Inflated technology stocks are among those worst positioned to fare the repercussions of increasingly protectionist trade policies coming from the White House, according to one team of analysts on the Street. (See also: Tech Bubble Burst Could Reach Beyond Equities: Nomura.)
Last week, President Donald Trump slapped at least $60 billion in tariffs on Chinese imports, fueling fears regarding an all out trade war with China as the administration threatens to dismantle other trade agreements such as the North American Free Trade Agreement (NAFTA). The high-flying tech sector, already struggling through a period of heightened volatility due to concerns over more government regulation and overall uncertainty, should face mounting pressure as its years of outperformance run out, according to JPMorgan global equity strategist Mislav Matejka, as reported by CNBC.
“We have a cautious stance on [the] tech sector, which has elaborate supply chains, is sensitive to consumer and corporate confidence, and where the adverse trade impact could be material," wrote Matejka. "This is especially after tech has had such a dramatic run already. In the past five years, Tech is up 130 percent globally … tech valuations are no longer attractive.”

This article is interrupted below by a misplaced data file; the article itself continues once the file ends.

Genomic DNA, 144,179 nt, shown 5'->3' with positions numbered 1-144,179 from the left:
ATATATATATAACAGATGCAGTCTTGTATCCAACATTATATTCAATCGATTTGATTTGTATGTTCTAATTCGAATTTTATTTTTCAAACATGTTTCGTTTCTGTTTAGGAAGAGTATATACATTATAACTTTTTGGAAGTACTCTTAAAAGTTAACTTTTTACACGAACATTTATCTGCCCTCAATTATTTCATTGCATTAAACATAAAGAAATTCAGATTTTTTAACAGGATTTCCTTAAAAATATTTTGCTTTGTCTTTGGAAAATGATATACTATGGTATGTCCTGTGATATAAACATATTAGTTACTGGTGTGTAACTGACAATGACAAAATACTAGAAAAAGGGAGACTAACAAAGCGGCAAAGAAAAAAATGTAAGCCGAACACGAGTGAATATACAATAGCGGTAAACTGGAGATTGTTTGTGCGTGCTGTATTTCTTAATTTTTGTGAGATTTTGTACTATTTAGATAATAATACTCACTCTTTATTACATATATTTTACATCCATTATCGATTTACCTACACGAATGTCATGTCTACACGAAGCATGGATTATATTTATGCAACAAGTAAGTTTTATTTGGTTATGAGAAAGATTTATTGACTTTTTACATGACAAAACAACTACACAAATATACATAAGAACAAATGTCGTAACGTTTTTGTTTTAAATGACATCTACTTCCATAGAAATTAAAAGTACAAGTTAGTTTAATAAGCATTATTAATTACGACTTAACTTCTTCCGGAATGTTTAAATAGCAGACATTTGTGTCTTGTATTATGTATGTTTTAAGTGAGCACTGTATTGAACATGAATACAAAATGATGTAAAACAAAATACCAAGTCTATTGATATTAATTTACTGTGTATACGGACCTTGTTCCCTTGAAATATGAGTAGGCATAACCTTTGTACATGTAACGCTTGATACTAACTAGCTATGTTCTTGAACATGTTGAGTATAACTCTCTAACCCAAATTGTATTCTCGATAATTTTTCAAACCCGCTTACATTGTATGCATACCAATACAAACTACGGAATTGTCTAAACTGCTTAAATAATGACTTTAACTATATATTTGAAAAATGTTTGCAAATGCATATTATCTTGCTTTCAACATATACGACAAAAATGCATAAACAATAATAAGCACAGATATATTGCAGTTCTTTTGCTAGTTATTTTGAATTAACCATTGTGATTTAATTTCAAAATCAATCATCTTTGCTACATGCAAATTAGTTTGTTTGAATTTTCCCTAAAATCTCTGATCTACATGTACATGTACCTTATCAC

'Lock the Profits In'
Trump's decision on Thursday to impose about $60 billion in tariffs on Chinese imports—what he called "the first of many"—warranted a response from Beijing on Friday indicating that it may target 128 U.S. products with an import value of $3 billion. As investors fear harsher and more broader action from the communist government, the S&P 500 sank over 2% on both days, while the Dow Jones Industrial Average (DJIA) fell into correction territory.
Information technology took a huge hit, falling 6% for the week ended Friday as leaders such as Facebook Inc. (FB), down over 13%, weighed on the sector. Investors in the "outright expensive" industry should expect no signs of relief in the near future, according to Matejka, who recommends investors "lock the profits in."
"Trump's tariffs on China are expected to target aeronautics, modern rail, new energy vehicles and high-tech products. ... Tech hardware and machinery are among the largest U.S. import categories, and, in our view, are at risk," wrote JPMorgan. (See also: Why The Stock Market Exodus Has Only Begun.)